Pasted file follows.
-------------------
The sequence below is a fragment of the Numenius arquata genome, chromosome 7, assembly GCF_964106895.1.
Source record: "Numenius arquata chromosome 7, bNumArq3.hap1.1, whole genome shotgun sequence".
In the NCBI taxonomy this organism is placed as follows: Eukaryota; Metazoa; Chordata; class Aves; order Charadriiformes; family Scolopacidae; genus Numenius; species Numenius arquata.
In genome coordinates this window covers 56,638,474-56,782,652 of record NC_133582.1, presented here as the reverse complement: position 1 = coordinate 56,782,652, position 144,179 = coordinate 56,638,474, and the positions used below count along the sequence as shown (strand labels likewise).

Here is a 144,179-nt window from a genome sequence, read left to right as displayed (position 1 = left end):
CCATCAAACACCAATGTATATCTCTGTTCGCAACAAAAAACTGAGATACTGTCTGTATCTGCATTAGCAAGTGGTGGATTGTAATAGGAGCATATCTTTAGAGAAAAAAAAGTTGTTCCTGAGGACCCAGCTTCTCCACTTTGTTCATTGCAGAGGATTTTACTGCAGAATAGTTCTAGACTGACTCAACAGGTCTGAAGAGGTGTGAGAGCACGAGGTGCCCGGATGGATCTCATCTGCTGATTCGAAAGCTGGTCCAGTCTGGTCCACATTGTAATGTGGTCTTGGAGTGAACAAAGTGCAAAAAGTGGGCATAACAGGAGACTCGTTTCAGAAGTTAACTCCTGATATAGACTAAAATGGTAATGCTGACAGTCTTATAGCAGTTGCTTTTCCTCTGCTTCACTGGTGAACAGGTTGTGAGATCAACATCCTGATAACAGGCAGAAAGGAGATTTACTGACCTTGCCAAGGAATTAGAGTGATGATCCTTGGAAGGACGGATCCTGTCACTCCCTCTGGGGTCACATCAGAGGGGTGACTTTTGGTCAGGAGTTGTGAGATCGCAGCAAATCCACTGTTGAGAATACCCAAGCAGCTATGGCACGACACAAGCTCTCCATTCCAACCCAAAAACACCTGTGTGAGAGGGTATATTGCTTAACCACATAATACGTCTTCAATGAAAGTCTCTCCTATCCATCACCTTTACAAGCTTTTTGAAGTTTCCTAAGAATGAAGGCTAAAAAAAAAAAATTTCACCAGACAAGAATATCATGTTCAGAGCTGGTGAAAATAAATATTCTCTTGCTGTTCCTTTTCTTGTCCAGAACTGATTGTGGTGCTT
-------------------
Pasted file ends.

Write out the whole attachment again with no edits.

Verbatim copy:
The sequence below is a fragment of the Numenius arquata genome, chromosome 7, assembly GCF_964106895.1.
Source record: "Numenius arquata chromosome 7, bNumArq3.hap1.1, whole genome shotgun sequence".
In the NCBI taxonomy this organism is placed as follows: Eukaryota; Metazoa; Chordata; class Aves; order Charadriiformes; family Scolopacidae; genus Numenius; species Numenius arquata.
In genome coordinates this window covers 56,638,474-56,782,652 of record NC_133582.1, presented here as the reverse complement: position 1 = coordinate 56,782,652, position 144,179 = coordinate 56,638,474, and the positions used below count along the sequence as shown (strand labels likewise).

Here is a 144,179-nt window from a genome sequence, read left to right as displayed (position 1 = left end):
CCATCAAACACCAATGTATATCTCTGTTCGCAACAAAAAACTGAGATACTGTCTGTATCTGCATTAGCAAGTGGTGGATTGTAATAGGAGCATATCTTTAGAGAAAAAAAAGTTGTTCCTGAGGACCCAGCTTCTCCACTTTGTTCATTGCAGAGGATTTTACTGCAGAATAGTTCTAGACTGACTCAACAGGTCTGAAGAGGTGTGAGAGCACGAGGTGCCCGGATGGATCTCATCTGCTGATTCGAAAGCTGGTCCAGTCTGGTCCACATTGTAATGTGGTCTTGGAGTGAACAAAGTGCAAAAAGTGGGCATAACAGGAGACTCGTTTCAGAAGTTAACTCCTGATATAGACTAAAATGGTAATGCTGACAGTCTTATAGCAGTTGCTTTTCCTCTGCTTCACTGGTGAACAGGTTGTGAGATCAACATCCTGATAACAGGCAGAAAGGAGATTTACTGACCTTGCCAAGGAATTAGAGTGATGATCCTTGGAAGGACGGATCCTGTCACTCCCTCTGGGGTCACATCAGAGGGGTGACTTTTGGTCAGGAGTTGTGAGATCGCAGCAAATCCACTGTTGAGAATACCCAAGCAGCTATGGCACGACACAAGCTCTCCATTCCAACCCAAAAACACCTGTGTGAGAGGGTATATTGCTTAACCACATAATACGTCTTCAATGAAAGTCTCTCCTATCCATCACCTTTACAAGCTTTTTGAAGTTTCCTAAGAATGAAGGCTAAAAAAAAAAAATTTCACCAGACAAGAATATCATGTTCAGAGCTGGTGAAAATAAATATTCTCTTGCTGTTCCTTTTCTTGTCCAGAACTGATTGTGGTGCTT